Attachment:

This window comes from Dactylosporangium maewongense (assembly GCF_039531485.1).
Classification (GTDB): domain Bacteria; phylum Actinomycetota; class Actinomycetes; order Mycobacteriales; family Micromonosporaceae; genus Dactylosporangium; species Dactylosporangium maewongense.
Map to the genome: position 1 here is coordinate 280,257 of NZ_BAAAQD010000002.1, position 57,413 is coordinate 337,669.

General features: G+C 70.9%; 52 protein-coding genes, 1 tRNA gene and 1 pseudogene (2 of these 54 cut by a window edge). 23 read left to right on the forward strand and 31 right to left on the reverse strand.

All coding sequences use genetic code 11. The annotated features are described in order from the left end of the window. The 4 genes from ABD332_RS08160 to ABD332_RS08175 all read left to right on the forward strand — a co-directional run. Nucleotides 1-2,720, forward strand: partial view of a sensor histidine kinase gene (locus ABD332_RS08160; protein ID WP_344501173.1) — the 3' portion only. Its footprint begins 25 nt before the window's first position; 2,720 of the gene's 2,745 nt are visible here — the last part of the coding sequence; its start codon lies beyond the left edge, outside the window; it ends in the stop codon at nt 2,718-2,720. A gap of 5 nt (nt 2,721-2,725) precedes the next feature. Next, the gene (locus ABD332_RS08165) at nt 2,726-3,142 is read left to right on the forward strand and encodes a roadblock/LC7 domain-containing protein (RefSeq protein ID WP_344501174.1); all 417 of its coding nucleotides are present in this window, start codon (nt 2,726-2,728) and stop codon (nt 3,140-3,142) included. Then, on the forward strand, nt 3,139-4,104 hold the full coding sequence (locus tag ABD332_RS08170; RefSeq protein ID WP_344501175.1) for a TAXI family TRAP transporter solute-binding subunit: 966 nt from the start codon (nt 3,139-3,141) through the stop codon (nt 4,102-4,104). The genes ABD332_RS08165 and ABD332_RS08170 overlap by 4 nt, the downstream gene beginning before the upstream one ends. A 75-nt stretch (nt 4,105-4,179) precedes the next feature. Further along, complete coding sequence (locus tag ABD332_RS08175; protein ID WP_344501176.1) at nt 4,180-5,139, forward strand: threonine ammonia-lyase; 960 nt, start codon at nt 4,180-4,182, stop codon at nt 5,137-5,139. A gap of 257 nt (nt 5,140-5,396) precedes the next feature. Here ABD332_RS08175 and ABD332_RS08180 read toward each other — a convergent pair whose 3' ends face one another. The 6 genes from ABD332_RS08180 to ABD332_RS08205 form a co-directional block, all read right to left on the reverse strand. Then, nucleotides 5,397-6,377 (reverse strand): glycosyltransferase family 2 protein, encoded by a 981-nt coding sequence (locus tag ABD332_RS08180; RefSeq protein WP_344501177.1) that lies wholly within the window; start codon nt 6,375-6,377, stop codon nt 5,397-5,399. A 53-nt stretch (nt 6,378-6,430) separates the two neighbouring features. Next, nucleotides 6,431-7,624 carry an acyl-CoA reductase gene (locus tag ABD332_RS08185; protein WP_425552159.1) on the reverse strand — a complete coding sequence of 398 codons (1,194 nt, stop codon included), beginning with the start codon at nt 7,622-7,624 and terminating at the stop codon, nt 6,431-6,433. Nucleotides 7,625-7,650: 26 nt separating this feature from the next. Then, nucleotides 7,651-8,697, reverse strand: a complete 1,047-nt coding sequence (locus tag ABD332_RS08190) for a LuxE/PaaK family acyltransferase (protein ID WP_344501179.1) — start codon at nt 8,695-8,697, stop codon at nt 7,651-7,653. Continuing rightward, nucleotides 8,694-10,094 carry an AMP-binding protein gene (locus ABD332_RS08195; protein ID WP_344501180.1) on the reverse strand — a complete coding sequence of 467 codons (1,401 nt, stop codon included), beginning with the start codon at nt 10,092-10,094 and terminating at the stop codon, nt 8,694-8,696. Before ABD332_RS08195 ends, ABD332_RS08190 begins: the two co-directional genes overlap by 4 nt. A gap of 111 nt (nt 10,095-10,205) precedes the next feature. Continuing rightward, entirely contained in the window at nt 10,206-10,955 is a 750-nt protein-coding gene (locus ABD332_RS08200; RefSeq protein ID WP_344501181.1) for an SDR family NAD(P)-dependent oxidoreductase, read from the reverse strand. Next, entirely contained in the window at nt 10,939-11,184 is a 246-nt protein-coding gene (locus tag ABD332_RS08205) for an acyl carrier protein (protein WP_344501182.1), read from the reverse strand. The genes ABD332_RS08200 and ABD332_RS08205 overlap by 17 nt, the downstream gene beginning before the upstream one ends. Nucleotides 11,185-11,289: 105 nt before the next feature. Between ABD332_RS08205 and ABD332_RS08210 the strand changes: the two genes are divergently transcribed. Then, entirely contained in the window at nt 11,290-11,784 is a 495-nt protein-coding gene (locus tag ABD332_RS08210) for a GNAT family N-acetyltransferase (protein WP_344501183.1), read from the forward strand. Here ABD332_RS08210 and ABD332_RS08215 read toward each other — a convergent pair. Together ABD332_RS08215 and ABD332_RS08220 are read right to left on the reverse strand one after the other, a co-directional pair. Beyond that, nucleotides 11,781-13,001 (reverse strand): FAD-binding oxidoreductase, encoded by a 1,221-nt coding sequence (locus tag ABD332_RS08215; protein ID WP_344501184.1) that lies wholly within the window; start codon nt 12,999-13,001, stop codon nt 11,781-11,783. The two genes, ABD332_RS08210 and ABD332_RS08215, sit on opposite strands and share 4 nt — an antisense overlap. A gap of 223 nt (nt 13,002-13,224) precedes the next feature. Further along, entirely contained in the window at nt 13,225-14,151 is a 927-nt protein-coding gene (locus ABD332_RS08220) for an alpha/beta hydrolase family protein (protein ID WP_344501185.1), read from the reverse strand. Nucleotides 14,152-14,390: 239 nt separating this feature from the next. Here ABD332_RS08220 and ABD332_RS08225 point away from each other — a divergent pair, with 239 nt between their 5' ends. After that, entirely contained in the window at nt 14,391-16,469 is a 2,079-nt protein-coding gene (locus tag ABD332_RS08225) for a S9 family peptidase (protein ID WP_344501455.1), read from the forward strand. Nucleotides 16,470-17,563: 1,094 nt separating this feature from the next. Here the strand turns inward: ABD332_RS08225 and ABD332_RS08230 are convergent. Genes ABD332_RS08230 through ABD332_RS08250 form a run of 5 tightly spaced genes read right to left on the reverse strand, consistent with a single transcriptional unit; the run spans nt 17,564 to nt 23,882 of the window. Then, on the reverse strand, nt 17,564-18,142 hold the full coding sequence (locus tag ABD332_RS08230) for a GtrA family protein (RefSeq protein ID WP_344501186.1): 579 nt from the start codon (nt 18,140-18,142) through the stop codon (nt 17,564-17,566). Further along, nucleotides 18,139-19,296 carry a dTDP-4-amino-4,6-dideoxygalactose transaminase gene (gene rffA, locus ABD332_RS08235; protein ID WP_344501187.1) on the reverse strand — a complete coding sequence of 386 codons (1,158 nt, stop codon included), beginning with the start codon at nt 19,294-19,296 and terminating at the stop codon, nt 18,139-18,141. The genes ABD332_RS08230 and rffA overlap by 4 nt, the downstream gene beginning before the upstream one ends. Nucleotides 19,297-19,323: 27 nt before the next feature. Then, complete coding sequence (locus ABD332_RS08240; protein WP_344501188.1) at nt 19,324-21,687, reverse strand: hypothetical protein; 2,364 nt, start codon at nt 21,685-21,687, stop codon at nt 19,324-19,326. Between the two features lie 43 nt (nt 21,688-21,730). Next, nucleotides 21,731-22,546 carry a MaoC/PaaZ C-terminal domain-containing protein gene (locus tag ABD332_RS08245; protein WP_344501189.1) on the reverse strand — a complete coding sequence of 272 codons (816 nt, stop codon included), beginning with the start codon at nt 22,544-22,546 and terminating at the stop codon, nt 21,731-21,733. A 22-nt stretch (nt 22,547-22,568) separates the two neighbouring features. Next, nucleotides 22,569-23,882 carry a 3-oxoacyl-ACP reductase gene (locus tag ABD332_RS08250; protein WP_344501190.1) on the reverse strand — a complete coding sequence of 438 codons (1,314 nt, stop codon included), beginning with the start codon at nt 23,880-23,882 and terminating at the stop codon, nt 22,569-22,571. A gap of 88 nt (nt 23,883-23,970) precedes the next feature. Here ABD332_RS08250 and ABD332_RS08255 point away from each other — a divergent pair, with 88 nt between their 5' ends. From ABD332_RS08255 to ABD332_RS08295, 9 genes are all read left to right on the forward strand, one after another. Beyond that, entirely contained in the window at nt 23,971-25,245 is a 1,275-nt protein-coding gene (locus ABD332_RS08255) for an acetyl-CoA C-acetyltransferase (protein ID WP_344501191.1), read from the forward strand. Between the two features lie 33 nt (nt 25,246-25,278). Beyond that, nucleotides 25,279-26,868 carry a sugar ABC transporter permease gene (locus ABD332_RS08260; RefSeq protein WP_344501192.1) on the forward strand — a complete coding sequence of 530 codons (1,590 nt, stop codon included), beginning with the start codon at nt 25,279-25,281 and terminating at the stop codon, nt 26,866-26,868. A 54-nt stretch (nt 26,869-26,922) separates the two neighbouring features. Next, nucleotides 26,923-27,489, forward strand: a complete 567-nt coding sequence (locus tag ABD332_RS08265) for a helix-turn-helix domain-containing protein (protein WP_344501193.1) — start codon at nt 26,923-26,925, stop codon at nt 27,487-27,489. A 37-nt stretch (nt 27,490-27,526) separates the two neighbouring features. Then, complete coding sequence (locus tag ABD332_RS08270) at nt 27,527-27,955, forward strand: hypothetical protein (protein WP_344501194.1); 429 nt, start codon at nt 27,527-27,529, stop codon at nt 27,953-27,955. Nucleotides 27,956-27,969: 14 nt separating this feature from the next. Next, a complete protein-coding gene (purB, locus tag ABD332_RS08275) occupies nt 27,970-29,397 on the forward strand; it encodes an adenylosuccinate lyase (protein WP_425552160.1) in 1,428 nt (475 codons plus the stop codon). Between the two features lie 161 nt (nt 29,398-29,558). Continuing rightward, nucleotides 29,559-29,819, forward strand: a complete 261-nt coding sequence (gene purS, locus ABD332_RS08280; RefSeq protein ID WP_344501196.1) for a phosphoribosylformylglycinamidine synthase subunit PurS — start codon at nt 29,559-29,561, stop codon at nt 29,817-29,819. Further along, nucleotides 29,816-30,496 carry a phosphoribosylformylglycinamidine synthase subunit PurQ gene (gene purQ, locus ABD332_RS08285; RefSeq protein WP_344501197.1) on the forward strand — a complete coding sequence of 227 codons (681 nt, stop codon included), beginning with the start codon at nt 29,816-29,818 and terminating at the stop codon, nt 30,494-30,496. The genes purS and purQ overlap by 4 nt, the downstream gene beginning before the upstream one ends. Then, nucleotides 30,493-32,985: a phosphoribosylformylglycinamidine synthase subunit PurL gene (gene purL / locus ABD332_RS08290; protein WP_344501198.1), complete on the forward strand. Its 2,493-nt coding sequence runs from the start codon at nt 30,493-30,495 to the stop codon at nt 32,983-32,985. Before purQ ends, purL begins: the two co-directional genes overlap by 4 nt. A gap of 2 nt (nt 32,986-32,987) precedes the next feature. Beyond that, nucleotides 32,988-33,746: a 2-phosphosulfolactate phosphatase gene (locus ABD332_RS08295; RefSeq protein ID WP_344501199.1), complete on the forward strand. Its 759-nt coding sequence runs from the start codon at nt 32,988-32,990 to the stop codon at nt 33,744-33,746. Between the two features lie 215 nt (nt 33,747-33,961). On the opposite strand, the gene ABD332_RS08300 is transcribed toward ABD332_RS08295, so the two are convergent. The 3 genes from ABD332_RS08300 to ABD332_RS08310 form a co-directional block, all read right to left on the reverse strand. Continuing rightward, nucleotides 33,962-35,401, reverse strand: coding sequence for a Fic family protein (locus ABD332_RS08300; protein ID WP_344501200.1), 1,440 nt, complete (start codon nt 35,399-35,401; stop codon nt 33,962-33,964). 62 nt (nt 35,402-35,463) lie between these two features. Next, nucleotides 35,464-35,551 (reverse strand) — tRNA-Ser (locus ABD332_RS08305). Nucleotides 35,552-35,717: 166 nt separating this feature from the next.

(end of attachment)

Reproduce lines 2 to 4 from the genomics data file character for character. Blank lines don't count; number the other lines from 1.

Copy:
Classification (GTDB): domain Bacteria; phylum Actinomycetota; class Actinomycetes; order Mycobacteriales; family Micromonosporaceae; genus Dactylosporangium; species Dactylosporangium maewongense.
Map to the genome: position 1 here is coordinate 280,257 of NZ_BAAAQD010000002.1, position 57,413 is coordinate 337,669.

General features: G+C 70.9%; 52 protein-coding genes, 1 tRNA gene and 1 pseudogene (2 of these 54 cut by a window edge). 23 read left to right on the forward strand and 31 right to left on the reverse strand.